Sunday, July 24, 2011

Review of the Cell biology surrounding metal on metal hips (6 of x in a series)

In the last few posts, we examined the effects of metal particles on bone cells.  In the last post, we talked about Ostoblasts (cells that make the bone) and how the metal particles adversely affect the functionality of those cells.
The material for these articles are sourced through the the following journal article:
Acta Orthop. 2008 Dec;79(6):734-47.
Metal-on-metal hip resurfacing arthroplasty: a review of periprosthetic biological reactions.
Mabilleau G, Kwon YM, Pandit H, Murray DW, Sabokbar A.

Osteoclasts (not to be confused with Osteopblasts): are a type of bone cell that removes bone tissue by removing its mineralized matrix and breaking up the organic bone (organic dry weight is 90% collagen). This process is known as bone resorption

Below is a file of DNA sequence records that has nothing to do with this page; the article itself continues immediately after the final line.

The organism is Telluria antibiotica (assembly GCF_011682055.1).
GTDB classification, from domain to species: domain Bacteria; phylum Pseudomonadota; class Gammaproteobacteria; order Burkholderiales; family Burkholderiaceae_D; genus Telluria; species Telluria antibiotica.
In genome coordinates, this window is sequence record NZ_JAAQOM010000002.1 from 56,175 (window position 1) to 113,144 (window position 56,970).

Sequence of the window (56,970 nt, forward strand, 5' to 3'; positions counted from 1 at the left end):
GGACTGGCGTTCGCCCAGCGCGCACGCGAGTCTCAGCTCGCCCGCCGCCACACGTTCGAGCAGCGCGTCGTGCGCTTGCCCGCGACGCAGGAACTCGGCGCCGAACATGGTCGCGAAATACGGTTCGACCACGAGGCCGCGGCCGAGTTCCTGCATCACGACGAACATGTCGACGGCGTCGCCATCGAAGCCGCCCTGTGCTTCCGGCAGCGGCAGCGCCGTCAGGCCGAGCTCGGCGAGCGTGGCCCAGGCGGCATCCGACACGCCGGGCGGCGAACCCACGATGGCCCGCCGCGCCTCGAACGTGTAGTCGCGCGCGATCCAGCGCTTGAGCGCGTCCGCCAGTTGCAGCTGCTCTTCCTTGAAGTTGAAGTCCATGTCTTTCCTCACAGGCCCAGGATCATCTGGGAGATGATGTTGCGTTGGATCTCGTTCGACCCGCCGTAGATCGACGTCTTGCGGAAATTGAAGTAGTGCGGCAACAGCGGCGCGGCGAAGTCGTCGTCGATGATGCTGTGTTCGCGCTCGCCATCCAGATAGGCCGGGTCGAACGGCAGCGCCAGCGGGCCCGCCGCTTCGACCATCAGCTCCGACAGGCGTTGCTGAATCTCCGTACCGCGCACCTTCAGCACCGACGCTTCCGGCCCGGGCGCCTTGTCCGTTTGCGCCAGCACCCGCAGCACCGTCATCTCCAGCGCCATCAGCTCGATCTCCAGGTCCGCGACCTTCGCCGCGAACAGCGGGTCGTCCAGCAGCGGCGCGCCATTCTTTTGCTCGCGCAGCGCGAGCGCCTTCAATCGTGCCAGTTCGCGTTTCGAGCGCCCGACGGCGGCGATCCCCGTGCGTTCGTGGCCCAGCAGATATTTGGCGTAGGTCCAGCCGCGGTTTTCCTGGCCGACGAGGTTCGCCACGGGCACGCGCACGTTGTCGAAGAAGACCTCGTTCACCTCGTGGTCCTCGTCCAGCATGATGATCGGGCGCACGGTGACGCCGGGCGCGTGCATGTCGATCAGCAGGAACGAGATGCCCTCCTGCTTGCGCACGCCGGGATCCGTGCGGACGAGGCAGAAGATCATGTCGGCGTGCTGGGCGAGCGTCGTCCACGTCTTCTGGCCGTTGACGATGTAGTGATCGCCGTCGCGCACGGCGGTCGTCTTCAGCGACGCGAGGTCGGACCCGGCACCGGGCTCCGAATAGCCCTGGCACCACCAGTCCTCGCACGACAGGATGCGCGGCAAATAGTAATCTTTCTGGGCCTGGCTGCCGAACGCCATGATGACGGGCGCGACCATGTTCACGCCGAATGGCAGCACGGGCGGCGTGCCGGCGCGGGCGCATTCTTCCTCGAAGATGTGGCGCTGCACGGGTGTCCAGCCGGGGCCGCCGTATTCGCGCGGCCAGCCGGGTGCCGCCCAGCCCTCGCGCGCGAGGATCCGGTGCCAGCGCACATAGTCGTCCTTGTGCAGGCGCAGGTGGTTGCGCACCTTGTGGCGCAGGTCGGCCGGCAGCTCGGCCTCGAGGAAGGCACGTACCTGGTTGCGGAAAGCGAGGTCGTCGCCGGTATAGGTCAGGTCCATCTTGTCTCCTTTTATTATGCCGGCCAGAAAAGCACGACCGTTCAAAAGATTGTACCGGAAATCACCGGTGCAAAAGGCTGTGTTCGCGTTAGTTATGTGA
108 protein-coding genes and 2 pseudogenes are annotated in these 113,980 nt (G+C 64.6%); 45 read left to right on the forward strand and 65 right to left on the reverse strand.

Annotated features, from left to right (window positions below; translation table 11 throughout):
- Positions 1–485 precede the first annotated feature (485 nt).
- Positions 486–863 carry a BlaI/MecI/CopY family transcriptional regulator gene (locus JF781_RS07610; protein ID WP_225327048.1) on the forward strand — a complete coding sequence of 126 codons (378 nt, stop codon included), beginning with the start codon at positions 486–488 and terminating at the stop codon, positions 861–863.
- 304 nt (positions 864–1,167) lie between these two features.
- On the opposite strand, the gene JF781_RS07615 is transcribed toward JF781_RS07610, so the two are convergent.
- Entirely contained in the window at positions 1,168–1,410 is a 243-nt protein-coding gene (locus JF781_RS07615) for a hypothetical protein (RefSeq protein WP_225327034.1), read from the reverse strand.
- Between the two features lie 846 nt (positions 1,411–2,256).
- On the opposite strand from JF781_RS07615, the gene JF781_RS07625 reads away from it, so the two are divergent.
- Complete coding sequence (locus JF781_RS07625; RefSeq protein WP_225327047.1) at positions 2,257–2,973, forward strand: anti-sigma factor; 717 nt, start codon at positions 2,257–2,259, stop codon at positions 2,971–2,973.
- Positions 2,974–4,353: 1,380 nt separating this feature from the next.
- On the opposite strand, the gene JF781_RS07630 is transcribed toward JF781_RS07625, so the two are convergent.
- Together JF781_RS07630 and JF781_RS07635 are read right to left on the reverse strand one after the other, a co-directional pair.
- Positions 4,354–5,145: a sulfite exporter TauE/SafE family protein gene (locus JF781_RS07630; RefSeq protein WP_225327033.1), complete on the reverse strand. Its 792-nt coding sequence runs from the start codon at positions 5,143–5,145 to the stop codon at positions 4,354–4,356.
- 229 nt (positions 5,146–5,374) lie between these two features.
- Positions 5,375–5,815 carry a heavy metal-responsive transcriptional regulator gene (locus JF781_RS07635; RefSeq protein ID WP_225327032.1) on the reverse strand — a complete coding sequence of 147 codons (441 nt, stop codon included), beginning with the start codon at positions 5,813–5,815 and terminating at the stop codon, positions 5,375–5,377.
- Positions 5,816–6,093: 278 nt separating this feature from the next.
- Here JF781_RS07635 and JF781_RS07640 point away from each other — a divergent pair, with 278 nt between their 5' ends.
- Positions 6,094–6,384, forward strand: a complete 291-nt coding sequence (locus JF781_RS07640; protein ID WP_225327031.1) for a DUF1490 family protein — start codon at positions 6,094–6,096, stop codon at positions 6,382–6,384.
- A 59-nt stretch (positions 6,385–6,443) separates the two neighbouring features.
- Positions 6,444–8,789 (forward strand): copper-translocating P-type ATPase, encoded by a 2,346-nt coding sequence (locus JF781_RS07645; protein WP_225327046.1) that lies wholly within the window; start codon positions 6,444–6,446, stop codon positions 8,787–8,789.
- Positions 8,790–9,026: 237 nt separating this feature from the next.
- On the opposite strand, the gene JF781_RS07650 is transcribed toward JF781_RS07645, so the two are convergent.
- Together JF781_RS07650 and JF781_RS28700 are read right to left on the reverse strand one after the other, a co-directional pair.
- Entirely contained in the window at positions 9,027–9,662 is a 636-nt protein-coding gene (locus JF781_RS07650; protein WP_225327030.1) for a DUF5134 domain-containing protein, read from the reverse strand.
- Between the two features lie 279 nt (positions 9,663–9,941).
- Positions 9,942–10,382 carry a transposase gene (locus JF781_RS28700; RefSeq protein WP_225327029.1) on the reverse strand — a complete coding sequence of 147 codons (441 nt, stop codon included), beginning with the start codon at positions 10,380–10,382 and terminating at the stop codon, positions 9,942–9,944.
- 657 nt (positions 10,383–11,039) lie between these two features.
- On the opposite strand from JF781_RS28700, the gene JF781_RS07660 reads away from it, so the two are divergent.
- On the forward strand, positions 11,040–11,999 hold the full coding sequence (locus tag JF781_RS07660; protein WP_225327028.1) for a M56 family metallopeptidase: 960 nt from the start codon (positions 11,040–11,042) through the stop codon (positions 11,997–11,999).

(1) It has been shown that Co (cobalt) ions induced the death of osteoclast precursors after several weeks of co-culture with bone marrow cells.

(2) Studies have been conducted on rabbits bone marrow with the results showing that cell death did not occur but once the metal  was introduced after 4 days of Co ions, a decrease in the size of the mature osteoclasts.

The next posts will address the metal ions in cells.  We will look at the metal transport in cells and the metal-induced intracellular effects to show how the  permanent change in the genetic material (DNA) occurs which represents the first step in the carcinogenesis.

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